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Sci Rep. 2016 Jul 12;6:29530. doi: 10.1038/srep29530.

Host Double Strand Break Repair Generates HIV-1 Strains Resistant to CRISPR/Cas9.

Author information

1
Department of Molecular Virology, Immunology and Medical Genetics, Center for Retrovirus Research, The Ohio State University Medical Center, Columbus, Ohio, USA.
2
Department of Physics, Department of Chemistry and Biochemistry, Division of Hematology, Department of Internal Medicine, Center for RNA Biology, The Ohio State University, Columbus, Ohio, USA.

Abstract

CRISPR/Cas9 genome editing has been proposed as a therapeutic treatment for HIV-1 infection. CRISPR/Cas9 induced double strand breaks (DSBs) targeted to the integrated viral genome have been shown to decrease production of progeny virus. Unfortunately HIV-1 evolves rapidly and may readily produce CRISPR/Cas9 resistant strains. Here we used next-generation sequencing to characterize HIV-1 strains that developed resistance to six different CRISPR/Cas9 guide RNAs (gRNAs). Reverse transcriptase (RT) derived base substitution mutations were commonly found at sites encoding unpaired bases of RNA stem-loop structures. In addition to RT mutations, insertion and/or deletion (indel) mutations were common. Indels localized to the CRISPR/Cas9 cleavage site were major contributors to CRISPR gRNA resistance. While most indels at non-coding regions were a single base pair, 3 base pair indels were observed when a coding region of HIV-1 was targeted. The DSB repair event may preserve the HIV-1 reading frame, while destroying CRISPR gRNA homology. HIV-1 may be successfully edited by CRISPR/Cas9, but the virus remains competent for replication and resistant to further CRISPR/Cas9 targeting at that site. These observations strongly suggest that host DSB repair at CRISPR/Cas9 cleavage sites is a novel and important pathway that may contribute to HIV-1 therapeutic resistance.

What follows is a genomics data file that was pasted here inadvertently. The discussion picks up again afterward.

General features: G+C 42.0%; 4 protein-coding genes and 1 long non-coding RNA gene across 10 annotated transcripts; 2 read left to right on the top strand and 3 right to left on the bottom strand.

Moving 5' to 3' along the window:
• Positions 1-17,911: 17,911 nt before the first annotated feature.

PMID:
27404981
PMCID:
PMC4941621
DOI:
10.1038/srep29530
[Indexed for MEDLINE]
Free PMC Article

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